Among other things Nassim Nicholas Taleb is a flâneur, mathematician, probabilist, systems thinker extraordinaire, philosopher, elitist, and most certainly a curmudgeon. I ran into him years ago when doing some research in financial engineering. He had just quit being a successful Wall Street trader, and got a job as a college professor exploring and disseminating (mostly his) ideas about “decision making under opacity.” The more I read him, the more I wanted to be like him when I grew up – so I became his student.
Readers may have heard about Taleb when they first ran into the now well-worn notion of a ‘black swan’ event (q.v. and here and here). Besides numerous technical papers on things like low probability events and infrequent happenings, he has written three books for the intelligent reader – the man is also extremely well-read, well-traveled, speaks several languages, and does not readily suffer fools nor write for the thinking impaired. Fooled by Randomness (2001) was his initial foray in which he introduced Black Swan to a wider audience. Because the book also introduced realworld risk taking in a new and revealing light, it was immediately picked up by the investment and banking communities, and we began seeing ‘black swan’ in the popular press.
His next book – surprisingly titled Black Swan (2007) - expanded on the topics of risk that now reached into public policy making, and embraced people familiar with behavioral economics. Somewhere in there he caught the attention of Nobelist Daniel Kahneman, who along with Tversky RIP, founded behavioral economics, and documented the foibles and fables of human decision making in his recent Thinking, Fast and Slow (2012), a must read in its own right.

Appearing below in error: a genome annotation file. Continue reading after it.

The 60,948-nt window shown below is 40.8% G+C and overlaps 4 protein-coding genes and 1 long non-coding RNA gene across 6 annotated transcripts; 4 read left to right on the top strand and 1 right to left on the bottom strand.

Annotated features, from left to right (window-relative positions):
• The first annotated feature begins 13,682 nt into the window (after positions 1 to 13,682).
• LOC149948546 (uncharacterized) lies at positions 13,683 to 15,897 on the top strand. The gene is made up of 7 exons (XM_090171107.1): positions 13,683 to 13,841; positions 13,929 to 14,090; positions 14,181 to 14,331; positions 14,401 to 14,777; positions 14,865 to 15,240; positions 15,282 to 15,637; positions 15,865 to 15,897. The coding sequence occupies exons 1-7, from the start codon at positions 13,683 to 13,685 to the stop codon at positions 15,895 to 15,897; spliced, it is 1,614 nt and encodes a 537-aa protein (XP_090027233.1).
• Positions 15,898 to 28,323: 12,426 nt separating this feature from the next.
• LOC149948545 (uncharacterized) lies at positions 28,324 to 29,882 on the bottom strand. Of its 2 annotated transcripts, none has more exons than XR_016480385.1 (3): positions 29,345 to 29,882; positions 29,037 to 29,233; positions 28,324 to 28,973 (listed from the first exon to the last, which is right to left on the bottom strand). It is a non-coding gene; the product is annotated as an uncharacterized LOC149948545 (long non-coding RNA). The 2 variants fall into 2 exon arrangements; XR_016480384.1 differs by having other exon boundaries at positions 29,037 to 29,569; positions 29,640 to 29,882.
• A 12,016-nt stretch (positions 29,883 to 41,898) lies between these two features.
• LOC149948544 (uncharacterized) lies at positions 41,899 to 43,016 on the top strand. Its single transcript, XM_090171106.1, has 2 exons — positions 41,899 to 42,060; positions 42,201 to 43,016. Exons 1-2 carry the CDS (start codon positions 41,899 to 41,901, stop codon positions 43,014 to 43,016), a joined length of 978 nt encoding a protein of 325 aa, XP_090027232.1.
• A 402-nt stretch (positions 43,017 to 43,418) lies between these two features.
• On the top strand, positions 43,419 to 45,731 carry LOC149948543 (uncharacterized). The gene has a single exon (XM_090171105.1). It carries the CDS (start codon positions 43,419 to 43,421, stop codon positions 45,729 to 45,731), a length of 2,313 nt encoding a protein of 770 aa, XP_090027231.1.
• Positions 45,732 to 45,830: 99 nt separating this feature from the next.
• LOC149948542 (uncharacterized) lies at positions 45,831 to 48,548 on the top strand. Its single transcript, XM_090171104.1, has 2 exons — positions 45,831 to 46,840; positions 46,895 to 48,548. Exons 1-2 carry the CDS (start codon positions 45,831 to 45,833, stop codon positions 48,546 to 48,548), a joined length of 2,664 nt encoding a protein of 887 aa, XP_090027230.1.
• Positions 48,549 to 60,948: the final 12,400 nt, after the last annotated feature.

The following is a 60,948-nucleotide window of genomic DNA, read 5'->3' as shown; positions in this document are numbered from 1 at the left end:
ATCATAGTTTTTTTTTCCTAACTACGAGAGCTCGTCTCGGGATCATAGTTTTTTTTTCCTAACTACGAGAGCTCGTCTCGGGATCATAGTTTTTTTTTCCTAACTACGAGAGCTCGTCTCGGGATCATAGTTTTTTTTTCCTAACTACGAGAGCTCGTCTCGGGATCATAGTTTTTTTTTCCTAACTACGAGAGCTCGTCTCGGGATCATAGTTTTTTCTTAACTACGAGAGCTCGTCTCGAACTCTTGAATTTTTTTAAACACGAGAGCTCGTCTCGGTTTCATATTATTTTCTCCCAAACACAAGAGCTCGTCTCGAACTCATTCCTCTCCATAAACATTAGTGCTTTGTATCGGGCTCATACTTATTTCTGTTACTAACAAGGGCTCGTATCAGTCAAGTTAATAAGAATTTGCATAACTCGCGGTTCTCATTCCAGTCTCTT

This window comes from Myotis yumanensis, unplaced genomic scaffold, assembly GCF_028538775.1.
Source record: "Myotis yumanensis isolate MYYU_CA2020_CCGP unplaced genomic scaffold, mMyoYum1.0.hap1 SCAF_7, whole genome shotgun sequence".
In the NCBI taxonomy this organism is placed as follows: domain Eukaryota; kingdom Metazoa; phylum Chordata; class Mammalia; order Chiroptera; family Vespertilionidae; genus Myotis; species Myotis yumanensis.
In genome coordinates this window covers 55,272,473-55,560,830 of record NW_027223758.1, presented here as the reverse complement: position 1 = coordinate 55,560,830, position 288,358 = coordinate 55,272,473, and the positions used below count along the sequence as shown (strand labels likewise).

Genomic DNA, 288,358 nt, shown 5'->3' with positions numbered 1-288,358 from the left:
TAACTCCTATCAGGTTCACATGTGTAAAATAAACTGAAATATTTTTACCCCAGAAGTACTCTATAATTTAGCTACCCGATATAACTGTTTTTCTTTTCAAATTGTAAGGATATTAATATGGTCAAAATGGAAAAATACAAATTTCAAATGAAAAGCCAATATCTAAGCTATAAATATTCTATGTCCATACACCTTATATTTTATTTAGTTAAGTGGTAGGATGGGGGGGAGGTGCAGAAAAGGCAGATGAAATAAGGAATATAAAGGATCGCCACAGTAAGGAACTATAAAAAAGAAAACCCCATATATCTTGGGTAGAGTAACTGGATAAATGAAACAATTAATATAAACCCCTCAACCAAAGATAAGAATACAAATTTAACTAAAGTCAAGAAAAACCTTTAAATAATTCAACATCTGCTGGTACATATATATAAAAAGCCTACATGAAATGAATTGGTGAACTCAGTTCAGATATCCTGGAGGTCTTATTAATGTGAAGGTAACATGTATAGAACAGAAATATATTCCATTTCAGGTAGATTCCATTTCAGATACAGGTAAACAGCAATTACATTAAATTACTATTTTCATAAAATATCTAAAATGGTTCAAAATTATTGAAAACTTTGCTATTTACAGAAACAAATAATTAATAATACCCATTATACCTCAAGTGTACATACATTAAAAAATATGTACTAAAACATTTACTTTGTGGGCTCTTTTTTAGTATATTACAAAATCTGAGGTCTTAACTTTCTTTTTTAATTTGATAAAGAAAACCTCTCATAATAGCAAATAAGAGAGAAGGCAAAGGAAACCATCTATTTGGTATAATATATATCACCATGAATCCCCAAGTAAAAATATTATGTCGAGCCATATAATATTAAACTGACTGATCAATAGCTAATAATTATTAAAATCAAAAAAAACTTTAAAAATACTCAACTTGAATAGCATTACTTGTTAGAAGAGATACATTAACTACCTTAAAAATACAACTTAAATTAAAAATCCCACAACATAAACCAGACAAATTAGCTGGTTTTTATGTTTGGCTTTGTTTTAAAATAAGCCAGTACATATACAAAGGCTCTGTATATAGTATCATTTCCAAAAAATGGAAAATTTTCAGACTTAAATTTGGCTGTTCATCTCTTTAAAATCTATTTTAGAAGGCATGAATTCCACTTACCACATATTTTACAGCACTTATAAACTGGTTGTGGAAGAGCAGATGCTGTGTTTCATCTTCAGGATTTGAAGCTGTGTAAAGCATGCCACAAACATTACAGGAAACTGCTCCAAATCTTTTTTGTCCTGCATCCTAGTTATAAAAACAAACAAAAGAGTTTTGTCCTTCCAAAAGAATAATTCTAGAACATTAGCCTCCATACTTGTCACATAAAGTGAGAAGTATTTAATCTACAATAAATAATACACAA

And after letting a few more years pass and his popularity (notoriety?) grow, Taleb decided to gather his own near and far thinking into one volume that he purports as his summa, Antifragile – Things That Gain from Disorder (2012). The book runs over 570 pages with diagrams and squiggly laden technical appendixes. In the process of covering the extension of his ideas to what Taleb calls antifrigility, he takes the reader through a wonderful journey of western philosophy going back past the Greeks. Heavy emphasis is shown to Mediterranean civilizations since Taleb is an immigrant from Christian Lebanon, and all things Levantine (including things Arabic) are firmly embedded in his double helix. But the reader also learns about fine foods and wine available in various hideaways all over Europe, as he is regaled with the inner workings of complex systems that have been intelligent enough to adapt and even thrive in hostile environments – Man happens to be one of them.
Taleb teaches that antifragility is a property of a system (living, hardware, social, …) that allows it to take good sized hits from its environment and continue functioning – sort of like a Timex watch, ‘takes a licking and keeps on ticking.’ In fact, adaptive systems become more antifragile the more they are exposed to survivable stresses and strains. And it goes the other way around also, the more adaptive systems are sheltered or coddled, the more fragile they become, unable to withstand even relatively mild shocks without breaking.